Improvements made in some support programs, but problems remain
Ottawa, 22 November 2011—While Agriculture and Agri-Food Canada has improved some aspects of income support payments to producers, it is still dealing with problems linked to program design, says John Wiersema, Interim Auditor General of Canada, in his report tabled today in the House of Commons.
“Farmers can wait up to two years for a payment and the amount of the payment is hard to predict,” said Mr. Wiersema.
The audit looked at two income support programs involving $600 million a year in federal funds, aimed at protecting farmers from drops in income. It found that the Department has improved payment accuracy, reaching close to 98 percent for one program in 2008. The Department still needs to address delays and the unpredictability of payments to farmers.
The audit also looked at the $284 million Tobacco Transition Program. One objective of the program was to help tobacco farmers exit the industry and not resume tobacco production.
The audit found that the agreement to implement the program did not include enough safeguards to ensure that recipients would not enter into business arrangements that would undermine the program’s objectives, such as recipients renting out their land and equipment to family members, or continuing to work in tobacco production for family members.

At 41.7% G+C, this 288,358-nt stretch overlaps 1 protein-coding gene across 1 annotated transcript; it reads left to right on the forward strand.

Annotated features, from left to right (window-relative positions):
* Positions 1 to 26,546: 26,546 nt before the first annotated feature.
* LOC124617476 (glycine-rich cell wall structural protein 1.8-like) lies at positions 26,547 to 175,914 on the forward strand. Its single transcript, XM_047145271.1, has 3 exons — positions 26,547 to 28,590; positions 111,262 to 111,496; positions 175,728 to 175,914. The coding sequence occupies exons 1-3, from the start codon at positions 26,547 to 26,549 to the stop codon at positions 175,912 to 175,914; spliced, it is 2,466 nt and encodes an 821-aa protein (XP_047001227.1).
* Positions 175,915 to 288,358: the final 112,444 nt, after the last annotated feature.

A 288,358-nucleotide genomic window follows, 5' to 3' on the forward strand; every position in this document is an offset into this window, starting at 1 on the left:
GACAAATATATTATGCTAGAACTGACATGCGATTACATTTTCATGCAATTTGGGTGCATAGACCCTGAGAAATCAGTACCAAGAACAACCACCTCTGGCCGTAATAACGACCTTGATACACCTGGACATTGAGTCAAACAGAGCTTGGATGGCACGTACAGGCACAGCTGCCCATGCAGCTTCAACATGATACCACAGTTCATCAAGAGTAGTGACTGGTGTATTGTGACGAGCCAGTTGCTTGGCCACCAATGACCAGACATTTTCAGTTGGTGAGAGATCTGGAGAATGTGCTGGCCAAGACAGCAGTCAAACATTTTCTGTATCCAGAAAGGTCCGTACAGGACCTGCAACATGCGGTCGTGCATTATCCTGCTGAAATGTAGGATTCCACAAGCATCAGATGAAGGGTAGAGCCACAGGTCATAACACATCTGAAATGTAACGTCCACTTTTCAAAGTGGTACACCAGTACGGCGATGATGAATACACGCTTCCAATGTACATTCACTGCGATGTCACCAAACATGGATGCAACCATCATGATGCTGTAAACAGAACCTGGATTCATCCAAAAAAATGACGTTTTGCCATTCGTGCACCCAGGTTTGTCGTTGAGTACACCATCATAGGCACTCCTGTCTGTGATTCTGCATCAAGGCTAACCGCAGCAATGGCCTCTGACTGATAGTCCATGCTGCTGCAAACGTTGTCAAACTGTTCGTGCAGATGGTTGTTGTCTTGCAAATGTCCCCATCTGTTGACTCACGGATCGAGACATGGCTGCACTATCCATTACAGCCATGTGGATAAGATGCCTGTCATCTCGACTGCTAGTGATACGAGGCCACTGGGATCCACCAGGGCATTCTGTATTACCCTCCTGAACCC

“Design of the Tobacco Transition Program was rushed, making its delivery challenging,” said Mr. Wiersema. “This underscores the importance of sound program design, including considering what could go wrong, and how to prevent it.”
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The chapter “Payments to Producers—Agriculture and Agri-Food Canada” is available on the Office of the Auditor General of Canada website.
For more information, please click here.